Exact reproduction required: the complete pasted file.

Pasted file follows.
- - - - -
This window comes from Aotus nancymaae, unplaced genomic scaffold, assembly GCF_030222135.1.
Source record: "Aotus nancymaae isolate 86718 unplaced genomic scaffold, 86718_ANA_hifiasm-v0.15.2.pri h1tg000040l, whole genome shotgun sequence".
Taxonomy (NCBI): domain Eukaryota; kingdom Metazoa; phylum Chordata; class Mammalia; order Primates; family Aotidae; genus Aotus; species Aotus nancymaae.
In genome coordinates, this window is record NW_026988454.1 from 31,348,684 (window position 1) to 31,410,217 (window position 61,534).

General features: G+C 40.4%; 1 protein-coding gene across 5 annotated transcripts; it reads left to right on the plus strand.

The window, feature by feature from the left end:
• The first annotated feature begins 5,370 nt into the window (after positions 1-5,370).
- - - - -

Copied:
This window comes from Aotus nancymaae, unplaced genomic scaffold, assembly GCF_030222135.1.
Source record: "Aotus nancymaae isolate 86718 unplaced genomic scaffold, 86718_ANA_hifiasm-v0.15.2.pri h1tg000040l, whole genome shotgun sequence".
Taxonomy (NCBI): domain Eukaryota; kingdom Metazoa; phylum Chordata; class Mammalia; order Primates; family Aotidae; genus Aotus; species Aotus nancymaae.
In genome coordinates, this window is record NW_026988454.1 from 31,348,684 (window position 1) to 31,410,217 (window position 61,534).

General features: G+C 40.4%; 1 protein-coding gene across 5 annotated transcripts; it reads left to right on the plus strand.

The window, feature by feature from the left end:
• The first annotated feature begins 5,370 nt into the window (after positions 1-5,370).